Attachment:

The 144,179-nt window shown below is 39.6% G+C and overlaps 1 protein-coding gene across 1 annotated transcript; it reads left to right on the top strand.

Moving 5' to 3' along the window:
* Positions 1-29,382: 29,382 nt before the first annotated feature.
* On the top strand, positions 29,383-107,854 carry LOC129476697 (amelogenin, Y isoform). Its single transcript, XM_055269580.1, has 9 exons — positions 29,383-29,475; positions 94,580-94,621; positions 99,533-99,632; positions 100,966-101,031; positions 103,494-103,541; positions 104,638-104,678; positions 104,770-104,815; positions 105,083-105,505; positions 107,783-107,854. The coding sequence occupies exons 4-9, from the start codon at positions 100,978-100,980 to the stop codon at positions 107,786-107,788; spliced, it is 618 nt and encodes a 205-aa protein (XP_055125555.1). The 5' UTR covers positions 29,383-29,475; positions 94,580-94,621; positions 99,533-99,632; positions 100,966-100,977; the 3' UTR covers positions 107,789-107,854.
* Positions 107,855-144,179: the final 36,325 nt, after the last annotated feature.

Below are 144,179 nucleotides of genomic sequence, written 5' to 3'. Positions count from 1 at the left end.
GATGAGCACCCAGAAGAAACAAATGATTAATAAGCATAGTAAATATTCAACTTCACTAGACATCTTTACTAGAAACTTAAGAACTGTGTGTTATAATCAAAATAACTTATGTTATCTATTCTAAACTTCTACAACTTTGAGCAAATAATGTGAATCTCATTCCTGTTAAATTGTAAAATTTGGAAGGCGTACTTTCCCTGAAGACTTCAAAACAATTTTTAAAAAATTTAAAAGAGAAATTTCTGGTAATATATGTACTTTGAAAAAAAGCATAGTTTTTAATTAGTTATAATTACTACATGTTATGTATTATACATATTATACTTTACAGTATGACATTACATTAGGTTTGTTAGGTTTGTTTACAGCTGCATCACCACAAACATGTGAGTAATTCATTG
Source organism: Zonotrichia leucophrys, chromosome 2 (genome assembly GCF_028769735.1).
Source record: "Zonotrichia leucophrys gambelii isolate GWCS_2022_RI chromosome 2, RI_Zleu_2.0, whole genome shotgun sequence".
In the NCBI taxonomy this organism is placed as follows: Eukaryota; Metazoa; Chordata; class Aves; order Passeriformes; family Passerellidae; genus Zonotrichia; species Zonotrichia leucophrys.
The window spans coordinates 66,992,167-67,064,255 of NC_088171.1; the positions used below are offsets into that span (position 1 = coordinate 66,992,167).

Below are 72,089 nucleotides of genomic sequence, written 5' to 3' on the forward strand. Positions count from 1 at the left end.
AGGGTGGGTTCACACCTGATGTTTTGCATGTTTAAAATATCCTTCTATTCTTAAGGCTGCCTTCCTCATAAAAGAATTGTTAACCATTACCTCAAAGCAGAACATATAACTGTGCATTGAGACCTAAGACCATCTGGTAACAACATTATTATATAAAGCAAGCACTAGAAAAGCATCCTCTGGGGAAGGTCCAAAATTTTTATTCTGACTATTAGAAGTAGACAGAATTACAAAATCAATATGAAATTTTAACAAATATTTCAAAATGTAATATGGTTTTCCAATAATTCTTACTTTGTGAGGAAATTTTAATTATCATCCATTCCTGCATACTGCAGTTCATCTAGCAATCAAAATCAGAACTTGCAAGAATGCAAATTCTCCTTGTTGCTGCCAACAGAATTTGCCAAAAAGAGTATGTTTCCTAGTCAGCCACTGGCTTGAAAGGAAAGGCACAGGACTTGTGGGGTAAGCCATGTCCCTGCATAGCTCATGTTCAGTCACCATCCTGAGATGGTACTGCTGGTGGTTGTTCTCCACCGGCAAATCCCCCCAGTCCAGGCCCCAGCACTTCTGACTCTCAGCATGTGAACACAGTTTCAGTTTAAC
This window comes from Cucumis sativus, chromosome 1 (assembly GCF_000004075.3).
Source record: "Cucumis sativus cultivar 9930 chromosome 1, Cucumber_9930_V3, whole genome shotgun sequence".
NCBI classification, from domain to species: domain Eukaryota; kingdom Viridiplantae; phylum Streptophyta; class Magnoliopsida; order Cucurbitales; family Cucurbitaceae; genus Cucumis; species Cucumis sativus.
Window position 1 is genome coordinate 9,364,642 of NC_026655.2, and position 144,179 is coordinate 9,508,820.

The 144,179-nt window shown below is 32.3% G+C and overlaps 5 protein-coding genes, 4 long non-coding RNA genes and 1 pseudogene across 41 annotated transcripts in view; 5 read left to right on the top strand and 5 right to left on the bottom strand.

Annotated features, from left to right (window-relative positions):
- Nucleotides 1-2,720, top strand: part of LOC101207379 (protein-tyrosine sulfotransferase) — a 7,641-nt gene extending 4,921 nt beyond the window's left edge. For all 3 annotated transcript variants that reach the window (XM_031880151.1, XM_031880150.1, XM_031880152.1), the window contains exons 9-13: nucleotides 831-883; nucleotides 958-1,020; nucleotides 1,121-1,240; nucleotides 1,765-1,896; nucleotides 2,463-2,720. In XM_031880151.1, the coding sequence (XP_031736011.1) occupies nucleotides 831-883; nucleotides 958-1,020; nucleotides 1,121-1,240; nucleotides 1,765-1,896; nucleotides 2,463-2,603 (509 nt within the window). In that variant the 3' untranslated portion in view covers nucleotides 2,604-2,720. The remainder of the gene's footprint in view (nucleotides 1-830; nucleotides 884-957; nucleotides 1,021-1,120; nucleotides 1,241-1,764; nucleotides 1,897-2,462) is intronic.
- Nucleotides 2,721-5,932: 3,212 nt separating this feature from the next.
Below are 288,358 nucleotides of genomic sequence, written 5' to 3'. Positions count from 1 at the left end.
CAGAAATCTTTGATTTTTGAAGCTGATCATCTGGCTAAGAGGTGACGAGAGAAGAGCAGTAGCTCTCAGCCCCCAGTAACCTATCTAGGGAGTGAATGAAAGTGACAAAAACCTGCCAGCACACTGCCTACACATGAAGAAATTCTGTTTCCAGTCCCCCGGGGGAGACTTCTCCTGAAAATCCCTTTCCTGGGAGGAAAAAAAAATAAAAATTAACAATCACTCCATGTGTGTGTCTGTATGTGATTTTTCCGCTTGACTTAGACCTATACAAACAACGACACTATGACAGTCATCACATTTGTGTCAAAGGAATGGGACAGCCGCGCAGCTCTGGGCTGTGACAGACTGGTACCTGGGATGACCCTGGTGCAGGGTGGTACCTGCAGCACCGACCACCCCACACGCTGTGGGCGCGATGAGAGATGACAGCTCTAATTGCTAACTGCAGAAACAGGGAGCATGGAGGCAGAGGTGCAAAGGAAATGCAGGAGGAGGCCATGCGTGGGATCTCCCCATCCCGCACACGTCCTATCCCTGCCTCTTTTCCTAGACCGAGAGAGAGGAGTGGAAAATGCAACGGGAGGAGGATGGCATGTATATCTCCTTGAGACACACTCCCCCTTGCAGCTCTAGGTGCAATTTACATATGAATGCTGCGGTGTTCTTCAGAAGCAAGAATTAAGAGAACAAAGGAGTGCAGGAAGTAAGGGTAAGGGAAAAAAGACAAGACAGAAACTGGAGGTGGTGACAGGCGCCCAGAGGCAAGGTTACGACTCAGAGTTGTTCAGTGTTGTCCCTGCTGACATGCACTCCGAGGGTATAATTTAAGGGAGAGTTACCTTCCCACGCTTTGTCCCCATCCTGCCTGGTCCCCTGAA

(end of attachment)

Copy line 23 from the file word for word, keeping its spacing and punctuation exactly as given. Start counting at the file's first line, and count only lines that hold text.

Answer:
CAGAAATCTTTGATTTTTGAAGCTGATCATCTGGCTAAGAGGTGACGAGAGAAGAGCAGTAGCTCTCAGCCCCCAGTAACCTATCTAGGGAGTGAATGAAAGTGACAAAAACCTGCCAGCACACTGCCTACACATGAAGAAATTCTGTTTCCAGTCCCCCGGGGGAGACTTCTCCTGAAAATCCCTTTCCTGGGAGGAAAAAAAAATAAAAATTAACAATCACTCCATGTGTGTGTCTGTATGTGATTTTTCCGCTTGACTTAGACCTATACAAACAACGACACTATGACAGTCATCACATTTGTGTCAAAGGAATGGGACAGCCGCGCAGCTCTGGGCTGTGACAGACTGGTACCTGGGATGACCCTGGTGCAGGGTGGTACCTGCAGCACCGACCACCCCACACGCTGTGGGCGCGATGAGAGATGACAGCTCTAATTGCTAACTGCAGAAACAGGGAGCATGGAGGCAGAGGTGCAAAGGAAATGCAGGAGGAGGCCATGCGTGGGATCTCCCCATCCCGCACACGTCCTATCCCTGCCTCTTTTCCTAGACCGAGAGAGAGGAGTGGAAAATGCAACGGGAGGAGGATGGCATGTATATCTCCTTGAGACACACTCCCCCTTGCAGCTCTAGGTGCAATTTACATATGAATGCTGCGGTGTTCTTCAGAAGCAAGAATTAAGAGAACAAAGGAGTGCAGGAAGTAAGGGTAAGGGAAAAAAGACAAGACAGAAACTGGAGGTGGTGACAGGCGCCCAGAGGCAAGGTTACGACTCAGAGTTGTTCAGTGTTGTCCCTGCTGACATGCACTCCGAGGGTATAATTTAAGGGAGAGTTACCTTCCCACGCTTTGTCCCCATCCTGCCTGGTCCCCTGAA